What role does school funding play in academic performance? That question has driven much research, discussion and even puzzlement. On Monday, it made an appearance at the State Board of Education meeting as members reviewed the recent release of district report cards with some wondering, understandably, whether poverty receives the focus it deserves in driving the marks of certain districts and schools.

During the session, Paolo DeMaria, the state superintendent of public instruction, said something that merits attention. He noted that he recently had been talking with “one of the country’s foremost experts on educational finance.” What did the expert say? According to DeMaria, he argued “there’s absolutely no relationship between the dollars spent and the academic achievement of students.”

Unfortunately, that is just the thing many lawmakers at the Statehouse want to hear. No relationship, they conclude, no need to spend additional money.

Actually, recent analyses have found a relationship. One study, published in 2016 by the National Bureau of Economic Research, looked at states that have changed their funding formulas since 1990, many under court orders to advance equity and adequacy. The study found that states deploying additional money to their lowest-income districts experienced more academic improvement than those states that did not.

Another study, also published two years ago, examined the outcomes of roughly 15,000 people, born between 1955 and 1985. For those who were poor, a 10 percent annual increase in per-pupil spending brought higher wages, fewer in poverty as adults and six months of additional schooling.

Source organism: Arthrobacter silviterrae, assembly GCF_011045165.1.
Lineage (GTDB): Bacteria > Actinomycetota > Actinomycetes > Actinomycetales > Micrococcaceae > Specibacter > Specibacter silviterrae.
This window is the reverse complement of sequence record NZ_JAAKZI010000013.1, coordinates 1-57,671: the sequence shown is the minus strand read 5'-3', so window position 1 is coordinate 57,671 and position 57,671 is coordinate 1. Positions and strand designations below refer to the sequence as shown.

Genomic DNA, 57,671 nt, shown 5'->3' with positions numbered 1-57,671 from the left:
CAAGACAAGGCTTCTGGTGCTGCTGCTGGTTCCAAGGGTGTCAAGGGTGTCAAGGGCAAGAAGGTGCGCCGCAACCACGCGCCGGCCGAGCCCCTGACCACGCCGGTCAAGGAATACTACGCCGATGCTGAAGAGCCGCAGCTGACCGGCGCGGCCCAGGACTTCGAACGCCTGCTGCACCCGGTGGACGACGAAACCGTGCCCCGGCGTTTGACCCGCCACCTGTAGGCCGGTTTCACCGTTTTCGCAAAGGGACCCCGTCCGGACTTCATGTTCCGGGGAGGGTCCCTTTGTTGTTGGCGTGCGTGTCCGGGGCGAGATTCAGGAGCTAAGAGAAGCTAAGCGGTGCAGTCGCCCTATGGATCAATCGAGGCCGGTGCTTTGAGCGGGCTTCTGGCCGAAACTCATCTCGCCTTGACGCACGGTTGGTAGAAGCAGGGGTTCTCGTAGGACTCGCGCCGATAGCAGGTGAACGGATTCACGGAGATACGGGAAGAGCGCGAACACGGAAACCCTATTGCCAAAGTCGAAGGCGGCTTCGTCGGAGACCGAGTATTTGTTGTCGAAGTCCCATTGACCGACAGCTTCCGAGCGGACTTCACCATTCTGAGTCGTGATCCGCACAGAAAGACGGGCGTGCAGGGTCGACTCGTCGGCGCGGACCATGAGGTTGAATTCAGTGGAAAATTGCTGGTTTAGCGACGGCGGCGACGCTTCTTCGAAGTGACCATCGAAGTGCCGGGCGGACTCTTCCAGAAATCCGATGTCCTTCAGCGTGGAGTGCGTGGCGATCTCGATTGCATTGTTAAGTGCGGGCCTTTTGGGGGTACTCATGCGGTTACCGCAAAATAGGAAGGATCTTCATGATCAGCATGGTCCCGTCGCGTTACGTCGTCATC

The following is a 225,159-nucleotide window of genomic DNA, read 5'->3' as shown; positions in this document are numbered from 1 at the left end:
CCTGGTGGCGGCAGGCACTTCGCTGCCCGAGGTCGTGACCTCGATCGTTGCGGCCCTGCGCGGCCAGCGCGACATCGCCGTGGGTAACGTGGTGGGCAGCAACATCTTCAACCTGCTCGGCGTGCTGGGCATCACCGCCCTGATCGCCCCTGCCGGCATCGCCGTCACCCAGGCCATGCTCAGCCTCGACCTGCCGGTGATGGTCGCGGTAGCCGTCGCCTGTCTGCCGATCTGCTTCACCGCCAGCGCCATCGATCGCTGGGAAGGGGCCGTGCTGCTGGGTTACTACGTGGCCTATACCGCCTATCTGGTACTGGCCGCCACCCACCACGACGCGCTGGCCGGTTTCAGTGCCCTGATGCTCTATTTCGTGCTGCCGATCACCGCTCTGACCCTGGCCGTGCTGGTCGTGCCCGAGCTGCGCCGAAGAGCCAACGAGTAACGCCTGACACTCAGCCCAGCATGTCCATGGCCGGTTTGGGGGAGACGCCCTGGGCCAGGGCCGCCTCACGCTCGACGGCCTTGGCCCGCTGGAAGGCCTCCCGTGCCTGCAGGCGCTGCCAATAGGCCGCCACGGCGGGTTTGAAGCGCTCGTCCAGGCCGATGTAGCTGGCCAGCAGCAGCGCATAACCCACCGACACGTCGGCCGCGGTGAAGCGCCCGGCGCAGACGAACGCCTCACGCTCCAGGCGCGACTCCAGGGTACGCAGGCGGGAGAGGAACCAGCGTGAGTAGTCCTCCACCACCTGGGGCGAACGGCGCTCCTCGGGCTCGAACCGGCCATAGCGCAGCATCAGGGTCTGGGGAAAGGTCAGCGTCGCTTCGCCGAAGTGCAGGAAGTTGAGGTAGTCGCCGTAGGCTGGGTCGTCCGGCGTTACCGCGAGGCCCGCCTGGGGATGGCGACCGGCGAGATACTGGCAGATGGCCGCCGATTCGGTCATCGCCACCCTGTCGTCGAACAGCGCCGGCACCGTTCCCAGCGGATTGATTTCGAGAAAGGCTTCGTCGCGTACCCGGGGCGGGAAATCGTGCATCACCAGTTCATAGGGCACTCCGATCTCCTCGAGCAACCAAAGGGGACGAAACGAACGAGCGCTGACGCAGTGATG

Superintendent DeMaria emphasized to board members that much depends on how resources are spent. Here, he has a point, and it reinforces the value of devoting additional funds to poor districts, whether rural or urban.

Poverty inflicts trauma, or “toxic stress,” in the form of such things as disorder, virtual homelessness, absent parents, drug use and hunger. The additional funds support efforts to offset such harm. The tools take the shape of intervention specialists, mental health counselors, tutors, after-school programs, health care on site, longer school days and years, among other items fitting the description of wraparound services.

These carry a cost, or translate into more money than Ohio currently spends in its lowest-income districts. As the analyses indicate, that expense upfront means fewer costs in the long run.

Yet, and this is something that cannot be stressed enough, Ohio overall, according to its own data via the Expenditure per Equivalent Pupil, sees more money going to the classrooms of its wealthiest districts than its most disadvantaged. This is so even though it clearly requires more resources to educate children contending with the fallout from severe poverty.

Howard Fleeter of the Ohio Education Policy Institute crunched the numbers in the new district report cards. The lowest performers had eight times as many economically disadvantaged students as the highest performing districts. Nearly three-quarters of students in wealthy suburban districts are “prepared for success” compared to 17 percent in the major urban districts and 11 percent of black students, poverty most heavily burdening African-Americans.

That achievement gap isn’t going to close as it should under the current funding formula. Getting there requires mobilizing additional resources. In other words, money does matter.